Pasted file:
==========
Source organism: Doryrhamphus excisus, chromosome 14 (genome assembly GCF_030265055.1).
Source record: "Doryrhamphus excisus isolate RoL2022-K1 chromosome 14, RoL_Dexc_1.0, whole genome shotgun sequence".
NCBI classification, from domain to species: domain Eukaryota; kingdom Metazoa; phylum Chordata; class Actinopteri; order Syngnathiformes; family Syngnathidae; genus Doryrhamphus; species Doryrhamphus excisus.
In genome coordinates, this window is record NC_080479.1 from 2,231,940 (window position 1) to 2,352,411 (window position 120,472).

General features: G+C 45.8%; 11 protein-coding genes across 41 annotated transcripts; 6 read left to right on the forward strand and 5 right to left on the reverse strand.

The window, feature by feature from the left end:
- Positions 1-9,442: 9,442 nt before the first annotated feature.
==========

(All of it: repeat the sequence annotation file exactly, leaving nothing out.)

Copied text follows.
Source organism: Doryrhamphus excisus, chromosome 14 (genome assembly GCF_030265055.1).
Source record: "Doryrhamphus excisus isolate RoL2022-K1 chromosome 14, RoL_Dexc_1.0, whole genome shotgun sequence".
NCBI classification, from domain to species: domain Eukaryota; kingdom Metazoa; phylum Chordata; class Actinopteri; order Syngnathiformes; family Syngnathidae; genus Doryrhamphus; species Doryrhamphus excisus.
In genome coordinates, this window is record NC_080479.1 from 2,231,940 (window position 1) to 2,352,411 (window position 120,472).

General features: G+C 45.8%; 11 protein-coding genes across 41 annotated transcripts; 6 read left to right on the forward strand and 5 right to left on the reverse strand.

The window, feature by feature from the left end:
- Positions 1-9,442: 9,442 nt before the first annotated feature.